Figure 5. A representation of two grid cells (blue) and a place cell (orange). The boxes show trajectories of a rat throughout a space with colored circles representing the regions where the cell fires the most. The grid cells, located in entorhinal cortex, operate at different spatial scales, and they project to the place cell in the hippocampus. The place cell convolves the responses from the grid cells to derive its preferred place at which it responds most strongly. Modified from Solstad et al. (2006) and from Nobelprize.org. (2014).
The hippocampal and topographic coding systems work together in spatial navigation tasks. It has been suggested that they link in parietal association areas of the neocortex, which are also crucial to spatial perception, contain topographic maps representing multiple sensory modalities, and may also provide navigational information (Arbib, 1997). However, the interplay between this neural network and that of the hippocampus are poorly understood (Whitlock et al., 2008). It has been suggested that parietal representations provide an egocentric frame of reference, and may map movements along a route according to route-centered positional information (Nitz, 2009). Similarly, in neuroscience, body-centered (or body-part-centered) space which is re-represented in the brain in an topographically organized manner is sometimes dubbed “egocentric space” (Schindler and Bartels, 2013), with the implication that this is the basis for an egocentric spatial perspective. In contrast, the role of the hippocampus in navigation, with its mechanisms of representing specific places in long term memory, has been hypothesized as the basis for allocentric frames of reference that are survey based rather than route-centered. The term “allocentric space” is sometimes used to describe a region of space as represented in an allocentric spatial task involving the hippocampus (Shrager et al., 2007).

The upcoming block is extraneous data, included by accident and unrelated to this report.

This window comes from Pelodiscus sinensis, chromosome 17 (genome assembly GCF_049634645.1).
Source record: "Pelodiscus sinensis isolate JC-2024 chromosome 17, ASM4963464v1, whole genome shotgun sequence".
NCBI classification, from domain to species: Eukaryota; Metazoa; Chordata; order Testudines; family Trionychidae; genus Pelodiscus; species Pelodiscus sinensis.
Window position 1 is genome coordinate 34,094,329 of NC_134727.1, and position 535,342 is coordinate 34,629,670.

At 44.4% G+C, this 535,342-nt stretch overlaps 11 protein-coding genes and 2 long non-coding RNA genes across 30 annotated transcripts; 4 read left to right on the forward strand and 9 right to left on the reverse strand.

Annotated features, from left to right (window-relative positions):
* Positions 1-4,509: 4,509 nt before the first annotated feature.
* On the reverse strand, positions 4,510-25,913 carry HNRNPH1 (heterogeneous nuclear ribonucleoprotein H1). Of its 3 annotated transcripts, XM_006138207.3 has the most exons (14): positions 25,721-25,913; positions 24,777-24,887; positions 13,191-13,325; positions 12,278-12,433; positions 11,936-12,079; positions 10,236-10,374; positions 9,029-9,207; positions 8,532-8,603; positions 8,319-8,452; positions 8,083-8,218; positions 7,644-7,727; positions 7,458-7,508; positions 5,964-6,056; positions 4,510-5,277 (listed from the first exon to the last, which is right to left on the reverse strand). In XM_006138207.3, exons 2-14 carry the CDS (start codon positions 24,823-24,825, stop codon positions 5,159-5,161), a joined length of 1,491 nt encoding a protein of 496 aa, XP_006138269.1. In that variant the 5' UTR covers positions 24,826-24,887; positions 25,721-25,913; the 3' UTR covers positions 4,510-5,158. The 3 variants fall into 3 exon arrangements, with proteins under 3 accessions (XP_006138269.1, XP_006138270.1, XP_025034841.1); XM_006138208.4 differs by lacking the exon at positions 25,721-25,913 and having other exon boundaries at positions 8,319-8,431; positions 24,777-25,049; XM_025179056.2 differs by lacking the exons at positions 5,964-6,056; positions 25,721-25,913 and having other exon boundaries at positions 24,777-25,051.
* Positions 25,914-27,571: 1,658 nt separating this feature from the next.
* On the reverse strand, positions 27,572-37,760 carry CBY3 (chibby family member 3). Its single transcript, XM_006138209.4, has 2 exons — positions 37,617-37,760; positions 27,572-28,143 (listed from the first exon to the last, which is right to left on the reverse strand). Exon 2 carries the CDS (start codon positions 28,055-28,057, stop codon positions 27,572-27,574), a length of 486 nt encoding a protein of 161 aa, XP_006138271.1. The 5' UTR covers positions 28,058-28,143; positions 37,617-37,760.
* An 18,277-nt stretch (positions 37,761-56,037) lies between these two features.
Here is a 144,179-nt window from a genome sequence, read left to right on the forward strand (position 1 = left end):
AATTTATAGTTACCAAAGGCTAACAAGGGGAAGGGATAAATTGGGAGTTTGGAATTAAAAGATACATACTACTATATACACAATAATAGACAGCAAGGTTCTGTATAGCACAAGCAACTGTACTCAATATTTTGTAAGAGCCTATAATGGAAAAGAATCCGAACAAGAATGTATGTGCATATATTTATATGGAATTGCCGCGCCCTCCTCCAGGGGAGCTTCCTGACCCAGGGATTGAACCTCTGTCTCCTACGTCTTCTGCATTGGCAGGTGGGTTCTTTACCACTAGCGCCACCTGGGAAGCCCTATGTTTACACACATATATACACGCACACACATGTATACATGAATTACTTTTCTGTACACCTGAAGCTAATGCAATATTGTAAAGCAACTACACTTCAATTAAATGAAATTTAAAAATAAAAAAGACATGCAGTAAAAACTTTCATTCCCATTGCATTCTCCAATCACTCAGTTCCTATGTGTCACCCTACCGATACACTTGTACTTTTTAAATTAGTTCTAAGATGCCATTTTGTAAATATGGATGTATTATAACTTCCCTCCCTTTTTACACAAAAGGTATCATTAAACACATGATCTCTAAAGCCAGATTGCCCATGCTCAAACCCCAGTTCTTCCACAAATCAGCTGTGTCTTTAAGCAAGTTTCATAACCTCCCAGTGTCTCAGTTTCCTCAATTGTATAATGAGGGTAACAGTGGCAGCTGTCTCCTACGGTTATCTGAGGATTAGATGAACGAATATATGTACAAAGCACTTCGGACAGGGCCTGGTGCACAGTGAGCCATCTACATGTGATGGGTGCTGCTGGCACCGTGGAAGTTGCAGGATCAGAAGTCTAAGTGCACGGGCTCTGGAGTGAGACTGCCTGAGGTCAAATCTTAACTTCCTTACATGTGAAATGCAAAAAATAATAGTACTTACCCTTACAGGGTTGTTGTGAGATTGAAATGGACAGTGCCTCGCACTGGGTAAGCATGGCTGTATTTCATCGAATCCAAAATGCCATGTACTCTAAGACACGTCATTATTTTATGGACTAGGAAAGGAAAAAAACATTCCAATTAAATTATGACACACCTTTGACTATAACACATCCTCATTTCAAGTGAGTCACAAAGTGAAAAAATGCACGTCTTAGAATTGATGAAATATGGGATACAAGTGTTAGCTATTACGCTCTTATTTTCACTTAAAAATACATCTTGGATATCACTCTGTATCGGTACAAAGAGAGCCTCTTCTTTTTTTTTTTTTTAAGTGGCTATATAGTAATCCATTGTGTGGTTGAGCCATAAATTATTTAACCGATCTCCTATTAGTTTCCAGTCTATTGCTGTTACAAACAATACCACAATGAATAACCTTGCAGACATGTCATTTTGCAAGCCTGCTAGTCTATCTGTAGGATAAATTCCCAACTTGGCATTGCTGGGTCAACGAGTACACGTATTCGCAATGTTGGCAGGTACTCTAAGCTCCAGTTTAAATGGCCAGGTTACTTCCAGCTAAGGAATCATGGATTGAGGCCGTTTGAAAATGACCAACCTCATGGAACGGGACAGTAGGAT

Interacting Neural Representations of Space and Self
The increasing psychological evidence for relations between social and spatial cognition are matched by new findings that suggest overlapping neural networks for processing these seemingly independent domains. Spatial cognition has many components, ranging from low-level retinotopic mapping to high-level spatial reasoning. General spatial awareness is relevant for social interactions, in that knowing who is where in relation to oneself is a core aspect of social behavior (Cheney et al., 1986). The parietal and temporal cortices are both involved in spatial awareness, as found in neuropsychological studies of neglect, neuroimaging research, and neurophysiological recordings (Halligan et al., 2003). The parietal lobe's role in various aspect of spatial processing, particularly for directing spatial attention, is well known (Culham and Kanwisher, 2001). Parietal cortex also plays a role in social interaction, yet with a particular spatial role. Neurophysiological recordings in macaques during social interaction found that the representation of space in parietal neurons was influenced by social interaction, particularly by the relation of the other's movements in relation to one's own movements (Fujii et al., 2008). In fact, the coding of space by parietal neurons was most influenced during times of conflict rather than just the mere social presence of another (Fujii et al., 2007).